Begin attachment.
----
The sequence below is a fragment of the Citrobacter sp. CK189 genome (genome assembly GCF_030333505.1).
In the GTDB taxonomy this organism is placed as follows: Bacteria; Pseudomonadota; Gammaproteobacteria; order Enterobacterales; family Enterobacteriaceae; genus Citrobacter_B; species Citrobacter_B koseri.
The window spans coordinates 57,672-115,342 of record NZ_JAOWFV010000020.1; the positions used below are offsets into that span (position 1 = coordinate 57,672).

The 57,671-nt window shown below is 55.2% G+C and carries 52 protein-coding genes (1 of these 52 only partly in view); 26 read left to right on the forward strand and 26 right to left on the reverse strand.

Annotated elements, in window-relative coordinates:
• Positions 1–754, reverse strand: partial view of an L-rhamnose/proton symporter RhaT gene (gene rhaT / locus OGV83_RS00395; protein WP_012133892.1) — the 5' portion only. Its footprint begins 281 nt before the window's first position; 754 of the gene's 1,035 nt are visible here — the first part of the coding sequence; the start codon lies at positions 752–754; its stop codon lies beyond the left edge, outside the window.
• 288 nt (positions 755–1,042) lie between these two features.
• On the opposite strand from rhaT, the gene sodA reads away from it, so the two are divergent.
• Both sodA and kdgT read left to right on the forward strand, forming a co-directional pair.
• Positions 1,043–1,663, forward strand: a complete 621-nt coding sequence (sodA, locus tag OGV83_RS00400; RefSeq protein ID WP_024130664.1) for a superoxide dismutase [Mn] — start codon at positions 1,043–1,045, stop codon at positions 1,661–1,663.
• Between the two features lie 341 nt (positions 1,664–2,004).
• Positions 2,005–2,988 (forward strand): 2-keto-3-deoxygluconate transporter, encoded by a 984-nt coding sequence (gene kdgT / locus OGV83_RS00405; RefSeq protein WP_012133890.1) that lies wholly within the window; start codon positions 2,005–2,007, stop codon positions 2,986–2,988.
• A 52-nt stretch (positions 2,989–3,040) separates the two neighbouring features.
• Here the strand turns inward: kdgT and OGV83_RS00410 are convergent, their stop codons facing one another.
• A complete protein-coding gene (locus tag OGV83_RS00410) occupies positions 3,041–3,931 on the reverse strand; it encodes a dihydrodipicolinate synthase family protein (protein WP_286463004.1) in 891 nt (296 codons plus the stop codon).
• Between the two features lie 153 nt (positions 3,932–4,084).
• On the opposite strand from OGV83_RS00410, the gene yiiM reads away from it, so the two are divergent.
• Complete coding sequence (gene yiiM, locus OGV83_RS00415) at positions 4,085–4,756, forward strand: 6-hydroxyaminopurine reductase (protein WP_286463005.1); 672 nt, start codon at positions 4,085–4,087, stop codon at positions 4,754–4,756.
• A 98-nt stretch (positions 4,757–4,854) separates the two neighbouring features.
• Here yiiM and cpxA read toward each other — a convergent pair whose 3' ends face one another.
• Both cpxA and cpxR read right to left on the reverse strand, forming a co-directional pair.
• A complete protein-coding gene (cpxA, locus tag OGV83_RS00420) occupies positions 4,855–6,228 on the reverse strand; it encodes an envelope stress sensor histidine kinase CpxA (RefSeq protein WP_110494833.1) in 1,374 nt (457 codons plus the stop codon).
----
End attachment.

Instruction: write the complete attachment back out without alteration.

The sequence below is a fragment of the Citrobacter sp. CK189 genome (genome assembly GCF_030333505.1).
In the GTDB taxonomy this organism is placed as follows: Bacteria; Pseudomonadota; Gammaproteobacteria; order Enterobacterales; family Enterobacteriaceae; genus Citrobacter_B; species Citrobacter_B koseri.
The window spans coordinates 57,672-115,342 of record NZ_JAOWFV010000020.1; the positions used below are offsets into that span (position 1 = coordinate 57,672).

The 57,671-nt window shown below is 55.2% G+C and carries 52 protein-coding genes (1 of these 52 only partly in view); 26 read left to right on the forward strand and 26 right to left on the reverse strand.

Annotated elements, in window-relative coordinates:
• Positions 1–754, reverse strand: partial view of an L-rhamnose/proton symporter RhaT gene (gene rhaT / locus OGV83_RS00395; protein WP_012133892.1) — the 5' portion only. Its footprint begins 281 nt before the window's first position; 754 of the gene's 1,035 nt are visible here — the first part of the coding sequence; the start codon lies at positions 752–754; its stop codon lies beyond the left edge, outside the window.
• 288 nt (positions 755–1,042) lie between these two features.
• On the opposite strand from rhaT, the gene sodA reads away from it, so the two are divergent.
• Both sodA and kdgT read left to right on the forward strand, forming a co-directional pair.
• Positions 1,043–1,663, forward strand: a complete 621-nt coding sequence (sodA, locus tag OGV83_RS00400; RefSeq protein ID WP_024130664.1) for a superoxide dismutase [Mn] — start codon at positions 1,043–1,045, stop codon at positions 1,661–1,663.
• Between the two features lie 341 nt (positions 1,664–2,004).
• Positions 2,005–2,988 (forward strand): 2-keto-3-deoxygluconate transporter, encoded by a 984-nt coding sequence (gene kdgT / locus OGV83_RS00405; RefSeq protein WP_012133890.1) that lies wholly within the window; start codon positions 2,005–2,007, stop codon positions 2,986–2,988.
• A 52-nt stretch (positions 2,989–3,040) separates the two neighbouring features.
• Here the strand turns inward: kdgT and OGV83_RS00410 are convergent, their stop codons facing one another.
• A complete protein-coding gene (locus tag OGV83_RS00410) occupies positions 3,041–3,931 on the reverse strand; it encodes a dihydrodipicolinate synthase family protein (protein WP_286463004.1) in 891 nt (296 codons plus the stop codon).
• Between the two features lie 153 nt (positions 3,932–4,084).
• On the opposite strand from OGV83_RS00410, the gene yiiM reads away from it, so the two are divergent.
• Complete coding sequence (gene yiiM, locus OGV83_RS00415) at positions 4,085–4,756, forward strand: 6-hydroxyaminopurine reductase (protein WP_286463005.1); 672 nt, start codon at positions 4,085–4,087, stop codon at positions 4,754–4,756.
• A 98-nt stretch (positions 4,757–4,854) separates the two neighbouring features.
• Here yiiM and cpxA read toward each other — a convergent pair whose 3' ends face one another.
• Both cpxA and cpxR read right to left on the reverse strand, forming a co-directional pair.
• A complete protein-coding gene (cpxA, locus tag OGV83_RS00420) occupies positions 4,855–6,228 on the reverse strand; it encodes an envelope stress sensor histidine kinase CpxA (RefSeq protein WP_110494833.1) in 1,374 nt (457 codons plus the stop codon).